Why You Write

A short manifesto I wrote for Causeway Lit, a literary magazine run by Fairfield University’s MFA Program.

causewaylit

Written by: Loan Le – Fiction Section Editor

So, here you are. You have turned down invitations to parties and happy hours, because you cannot socialize when you have a character in your mind, her voice echoing like a message over a PA system in an empty hallway. You have endured strangers’ tilted heads, the sardonic curl of their lips, the upspeak “Oh, really?” when you explain that you are a writer. Your worth has been challenged and measured against already established writers. Your work is “not the right fit” for this journal or that magazine. All of this has left you despairing, wondering why you have chosen this particular way of being, which lately brings much more pain than reward.

5765352856_11ba0095ff_zCredit: John Liu

Step back. Somewhere, find a pocket of peace where your thoughts are your own, where you hear only yourself. Recognize, first, that by writing, you have…

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On Static, or Writer’s Block

Static

TV Static by Justin March (via Creative Commons)

I just handed in my first MFA packet to my mentor, and I thought I’d feel relieved after that. After all, I’d spent many hours muttering about my characters, plot, and language. I’d pressed the BACKSPACE tab so many times that I thought it’d be broken by now. On the left side of my bed are stacks of earlier drafts that I’d edited and proofread in red, but I suppose I’ll have to recycle them soon to make room for what my bed is actually for—you know, sleeping.

GREAT. Time for a new story!

Let’s sit down, pull up Google Docs, turn on my Spotify list of dark trap music that makes you feel like Satan has a gun to your head  Taylor Swift music, and . . .

And what? There’s an idea somewhere, but I’m not quite getting it; it runs away before I can call its name. I’m passing my time watching the text cursor blink. Nothing’s being written. Most people call this period writer’s block.

That term can be a misnomer: Block, as in a road block—cars jammed one-way, bumper to bumper, where there’s a slew of idiots who think they can honk their horns and everything will miraculously part like the fucking Red Sea. Block, as in a Facebook block— especially that annoying high school classmate who loved playing The Game. Block, as in a basketball block—good lord, I’m referencing basketball now . . . What I’m getting at is that writer’s block is too definite and too solid of a word for me.

From now on, I’d like to call writer’s block “static.” Hell, let’s make it more official by capitalizing that S and adding the just this once: THE STATIC (coming to select theaters this summer).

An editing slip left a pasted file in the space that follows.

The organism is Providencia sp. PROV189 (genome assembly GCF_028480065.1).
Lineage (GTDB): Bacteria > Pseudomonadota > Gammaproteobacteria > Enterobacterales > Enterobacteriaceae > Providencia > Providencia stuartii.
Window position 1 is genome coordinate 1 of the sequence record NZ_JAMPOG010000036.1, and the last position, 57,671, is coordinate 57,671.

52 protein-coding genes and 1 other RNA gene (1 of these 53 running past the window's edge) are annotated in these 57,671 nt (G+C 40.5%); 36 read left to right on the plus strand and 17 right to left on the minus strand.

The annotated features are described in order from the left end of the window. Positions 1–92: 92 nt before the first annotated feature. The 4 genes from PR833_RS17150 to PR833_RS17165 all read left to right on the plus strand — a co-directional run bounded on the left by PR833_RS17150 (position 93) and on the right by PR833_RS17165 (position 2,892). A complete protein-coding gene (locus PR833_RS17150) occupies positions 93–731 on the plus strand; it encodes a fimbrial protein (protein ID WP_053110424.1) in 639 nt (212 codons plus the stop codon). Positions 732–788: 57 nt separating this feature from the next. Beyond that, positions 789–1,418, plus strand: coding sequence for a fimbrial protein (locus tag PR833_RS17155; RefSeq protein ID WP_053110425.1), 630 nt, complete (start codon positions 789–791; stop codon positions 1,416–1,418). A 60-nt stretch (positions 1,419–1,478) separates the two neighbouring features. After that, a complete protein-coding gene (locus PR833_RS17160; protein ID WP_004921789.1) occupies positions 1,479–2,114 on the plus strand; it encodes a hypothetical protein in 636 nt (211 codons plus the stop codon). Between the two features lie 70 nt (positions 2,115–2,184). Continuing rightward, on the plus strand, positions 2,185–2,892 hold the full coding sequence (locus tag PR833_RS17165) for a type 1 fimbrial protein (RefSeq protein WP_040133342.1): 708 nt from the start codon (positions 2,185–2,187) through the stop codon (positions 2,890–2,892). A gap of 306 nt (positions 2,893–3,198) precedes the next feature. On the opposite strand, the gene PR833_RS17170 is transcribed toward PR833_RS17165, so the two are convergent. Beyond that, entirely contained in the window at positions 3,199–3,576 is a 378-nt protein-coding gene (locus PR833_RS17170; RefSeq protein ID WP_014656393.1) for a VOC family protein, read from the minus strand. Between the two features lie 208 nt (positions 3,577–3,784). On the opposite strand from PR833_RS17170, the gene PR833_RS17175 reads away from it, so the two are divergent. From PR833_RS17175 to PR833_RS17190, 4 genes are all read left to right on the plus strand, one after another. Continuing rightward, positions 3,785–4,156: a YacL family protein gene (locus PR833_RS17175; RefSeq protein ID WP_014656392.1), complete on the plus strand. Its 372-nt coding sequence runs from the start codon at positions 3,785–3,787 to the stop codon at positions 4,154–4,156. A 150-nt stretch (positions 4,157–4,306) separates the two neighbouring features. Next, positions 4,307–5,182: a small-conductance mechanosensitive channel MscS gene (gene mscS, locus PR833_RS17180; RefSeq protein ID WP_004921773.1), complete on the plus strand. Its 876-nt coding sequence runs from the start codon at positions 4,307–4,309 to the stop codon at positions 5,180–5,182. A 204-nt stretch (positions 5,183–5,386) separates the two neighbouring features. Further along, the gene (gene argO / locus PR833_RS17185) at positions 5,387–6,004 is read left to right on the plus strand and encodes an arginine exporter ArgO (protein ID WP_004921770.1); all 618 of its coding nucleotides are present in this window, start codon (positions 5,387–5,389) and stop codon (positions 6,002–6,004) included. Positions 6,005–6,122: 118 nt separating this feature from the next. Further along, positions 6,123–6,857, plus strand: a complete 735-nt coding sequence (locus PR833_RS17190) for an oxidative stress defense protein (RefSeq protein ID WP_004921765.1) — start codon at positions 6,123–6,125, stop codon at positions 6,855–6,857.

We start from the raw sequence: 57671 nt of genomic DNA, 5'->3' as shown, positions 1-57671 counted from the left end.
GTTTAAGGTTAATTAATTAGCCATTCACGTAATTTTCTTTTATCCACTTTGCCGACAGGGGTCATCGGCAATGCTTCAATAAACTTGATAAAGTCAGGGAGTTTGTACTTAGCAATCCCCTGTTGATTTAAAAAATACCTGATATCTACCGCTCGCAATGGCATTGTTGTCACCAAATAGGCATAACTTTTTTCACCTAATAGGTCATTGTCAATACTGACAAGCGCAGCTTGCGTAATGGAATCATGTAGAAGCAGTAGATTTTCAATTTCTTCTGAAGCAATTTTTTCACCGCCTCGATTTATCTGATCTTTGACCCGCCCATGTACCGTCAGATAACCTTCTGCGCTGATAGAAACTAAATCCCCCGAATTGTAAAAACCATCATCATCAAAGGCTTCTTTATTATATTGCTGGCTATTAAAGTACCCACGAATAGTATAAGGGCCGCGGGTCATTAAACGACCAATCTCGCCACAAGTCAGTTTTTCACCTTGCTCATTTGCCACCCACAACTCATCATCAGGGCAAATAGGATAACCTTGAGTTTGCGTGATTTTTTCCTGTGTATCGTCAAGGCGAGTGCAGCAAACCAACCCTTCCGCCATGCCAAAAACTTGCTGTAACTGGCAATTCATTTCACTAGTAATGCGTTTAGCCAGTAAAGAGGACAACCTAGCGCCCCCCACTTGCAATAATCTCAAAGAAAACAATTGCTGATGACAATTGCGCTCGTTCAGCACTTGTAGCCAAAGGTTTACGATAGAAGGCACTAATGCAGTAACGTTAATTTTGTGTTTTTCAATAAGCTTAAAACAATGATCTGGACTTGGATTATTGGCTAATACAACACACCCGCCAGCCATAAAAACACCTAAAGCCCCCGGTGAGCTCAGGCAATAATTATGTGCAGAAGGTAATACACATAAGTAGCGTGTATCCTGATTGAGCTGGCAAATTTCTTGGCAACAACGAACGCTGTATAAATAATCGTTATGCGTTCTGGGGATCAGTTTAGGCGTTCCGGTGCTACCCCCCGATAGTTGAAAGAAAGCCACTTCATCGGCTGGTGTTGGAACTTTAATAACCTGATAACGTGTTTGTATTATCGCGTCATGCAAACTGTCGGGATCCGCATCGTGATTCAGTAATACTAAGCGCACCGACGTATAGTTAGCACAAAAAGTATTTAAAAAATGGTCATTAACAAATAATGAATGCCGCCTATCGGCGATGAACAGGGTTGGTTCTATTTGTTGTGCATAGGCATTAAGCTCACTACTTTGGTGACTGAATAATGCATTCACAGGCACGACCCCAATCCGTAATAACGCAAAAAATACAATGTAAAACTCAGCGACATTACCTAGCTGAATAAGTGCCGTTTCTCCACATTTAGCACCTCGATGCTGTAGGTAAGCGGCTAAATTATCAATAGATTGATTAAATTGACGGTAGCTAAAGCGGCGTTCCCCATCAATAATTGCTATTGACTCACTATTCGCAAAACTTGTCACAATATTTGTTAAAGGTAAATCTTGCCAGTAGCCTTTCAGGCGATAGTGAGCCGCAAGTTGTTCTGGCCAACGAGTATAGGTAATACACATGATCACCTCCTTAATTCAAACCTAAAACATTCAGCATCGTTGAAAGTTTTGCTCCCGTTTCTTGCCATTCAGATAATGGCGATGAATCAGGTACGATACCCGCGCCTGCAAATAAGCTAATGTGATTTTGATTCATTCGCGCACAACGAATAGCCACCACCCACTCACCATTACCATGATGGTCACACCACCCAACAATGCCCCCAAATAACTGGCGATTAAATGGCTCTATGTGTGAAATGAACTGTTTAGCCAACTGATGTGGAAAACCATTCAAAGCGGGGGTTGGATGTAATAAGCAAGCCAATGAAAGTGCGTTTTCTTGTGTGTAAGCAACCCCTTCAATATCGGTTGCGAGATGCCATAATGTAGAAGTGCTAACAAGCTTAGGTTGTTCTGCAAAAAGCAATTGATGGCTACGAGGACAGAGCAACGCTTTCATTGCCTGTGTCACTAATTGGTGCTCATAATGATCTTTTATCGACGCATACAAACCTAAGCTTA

Static looks like the television screen after the end of a VHS movie, feels like Pop Rocks in your mouth, and sounds like that friend who talks too much. If you have static, you’re getting story ideas but they’re coming at you half-assed and nondescript. They surround you—that guy in front of you hacking out his lung, that little shit at the Times Square subway stop kicking the shins of his father who checks baseball stats on his phone; that shifty beggar in the third-to-last car whose lips move soundlessly—and you see all of this, yet you’re not getting the idea you want. Which makes you moody and depressed, and the sadistic side of you grieves for the torture of writing because at least you had the company, at least you had a goal, and at least you were doing all hell to accomplish it.

I did something bad recently, as I was experiencing this static. I went back to one of my more polished stories and edited. Frustrated that I wasn’t getting a new idea quick enough, feeling bored or anxious, I wanted to exert power, to have some semblance of control. I changed my characters and their backstories so they were completely different. I sloppily extended my original ending by three pages (without having a new ending in mind). All the while, I felt uncomfortable, but my fingers kept typing away. I thought I was improving my story, but I was only destroying it.

So, what is the point of this static? My theory for static’s existence is that it’s the brain’s way of complaining: “Slow down, you’re gonna kill me with all your imagination.” Or shaming us. “Stop thinking about murder, why don’t you? You can’t kill everyone (in your story).” Or even protecting us. Static is to writing as pickled ginger is to eating sushi. (I’m hungry as I’m writing this post, so my analogies aren’t going to be the ones you find in an SAT book.) Customary practice says to use a sliver of gari to cleanse the palate after each sushi so that the tongue is prepped for the next sushi. If you skip this step and eat one piece after another, it tastes like you’re stuffing way too many things in your mouth (you slut). And you’re unable to taste the slight sweetness of rice, the dab of wasabi, or the raw fish melting in your mouth.